Down on the counter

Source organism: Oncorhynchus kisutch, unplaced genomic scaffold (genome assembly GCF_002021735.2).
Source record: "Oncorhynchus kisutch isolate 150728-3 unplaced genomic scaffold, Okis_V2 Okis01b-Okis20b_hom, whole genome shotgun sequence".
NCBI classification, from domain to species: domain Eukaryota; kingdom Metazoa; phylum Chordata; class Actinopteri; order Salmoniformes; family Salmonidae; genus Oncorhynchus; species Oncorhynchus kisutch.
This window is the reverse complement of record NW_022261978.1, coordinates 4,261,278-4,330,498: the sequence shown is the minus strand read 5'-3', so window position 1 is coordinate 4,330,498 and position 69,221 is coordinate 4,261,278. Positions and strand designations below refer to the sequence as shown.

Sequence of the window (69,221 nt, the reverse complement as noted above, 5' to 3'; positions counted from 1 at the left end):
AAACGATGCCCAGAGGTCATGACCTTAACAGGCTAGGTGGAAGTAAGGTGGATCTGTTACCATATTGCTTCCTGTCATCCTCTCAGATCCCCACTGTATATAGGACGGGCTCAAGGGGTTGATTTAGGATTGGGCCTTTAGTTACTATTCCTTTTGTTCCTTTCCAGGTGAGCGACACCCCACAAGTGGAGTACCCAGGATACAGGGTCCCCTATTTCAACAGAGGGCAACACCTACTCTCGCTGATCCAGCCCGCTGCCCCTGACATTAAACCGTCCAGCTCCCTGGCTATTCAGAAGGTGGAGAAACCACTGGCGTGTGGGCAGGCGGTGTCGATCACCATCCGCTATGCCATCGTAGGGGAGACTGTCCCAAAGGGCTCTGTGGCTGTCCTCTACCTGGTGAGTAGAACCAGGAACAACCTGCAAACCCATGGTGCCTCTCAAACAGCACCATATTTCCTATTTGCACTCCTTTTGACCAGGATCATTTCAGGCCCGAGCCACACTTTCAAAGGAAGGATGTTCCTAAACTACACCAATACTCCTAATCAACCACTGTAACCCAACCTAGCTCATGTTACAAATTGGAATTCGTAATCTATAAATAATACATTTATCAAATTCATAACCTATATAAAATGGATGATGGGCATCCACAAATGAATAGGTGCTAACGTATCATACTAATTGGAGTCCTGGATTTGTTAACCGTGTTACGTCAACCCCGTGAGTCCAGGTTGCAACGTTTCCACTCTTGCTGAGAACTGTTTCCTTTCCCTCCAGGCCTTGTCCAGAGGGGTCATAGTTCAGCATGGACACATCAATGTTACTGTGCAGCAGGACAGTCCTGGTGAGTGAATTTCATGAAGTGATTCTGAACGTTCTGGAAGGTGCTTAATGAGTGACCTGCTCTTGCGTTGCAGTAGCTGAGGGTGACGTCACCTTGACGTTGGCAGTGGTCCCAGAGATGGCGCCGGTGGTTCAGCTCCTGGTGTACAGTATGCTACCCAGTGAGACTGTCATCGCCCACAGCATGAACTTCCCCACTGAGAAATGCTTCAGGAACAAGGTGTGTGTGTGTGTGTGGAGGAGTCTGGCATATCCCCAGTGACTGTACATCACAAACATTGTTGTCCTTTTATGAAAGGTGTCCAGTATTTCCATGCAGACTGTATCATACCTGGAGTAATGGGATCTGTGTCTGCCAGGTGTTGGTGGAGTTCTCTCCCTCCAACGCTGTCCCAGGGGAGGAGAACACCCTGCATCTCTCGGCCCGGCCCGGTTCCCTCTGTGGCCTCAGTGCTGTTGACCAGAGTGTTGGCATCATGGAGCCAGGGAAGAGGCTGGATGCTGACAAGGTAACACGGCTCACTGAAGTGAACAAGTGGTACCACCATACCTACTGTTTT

WATERLOO is the hinge of the action in Vanity Fair, and Thackeray, writing 30 years later, is at pains to get his details right. So when old Mr Sedley is down on his luck and trying to talk his credit up, he drops the names of Rothschild and of Baring Broth- ers, and asserts: 'Alexander would cash my bill, down, sir, down on the counter, sir.' Alexanders Discount had been founded in 1809, six years before Waterloo. I knew it as a cornerstone of the money market, established in Lombard Street under the sign of the Artichoke, and run by the pre- cise Charles Clinton Dawkins: 'That article was intimately, rather than well, informed.' Now a plain little pronouncement from the Bank of England lets us know that Alexan- ders has surrendered its banking licence, and Sedley's counter has closed. Instead, the Bank has given a licence to the Housing & Commercial Bank, Korea. So the Wim- bledonisation of the City — we sell the strawberries, they field the players — wins another set. This week, Mercury, the biggest and most successful of the City's independent fund managers, has sold itself out to an American buyer, for a fortune. I assume that Housing & Commercial is in better shape than the average Korean bank, but I cannot think that the next Thackeray will bother to include it.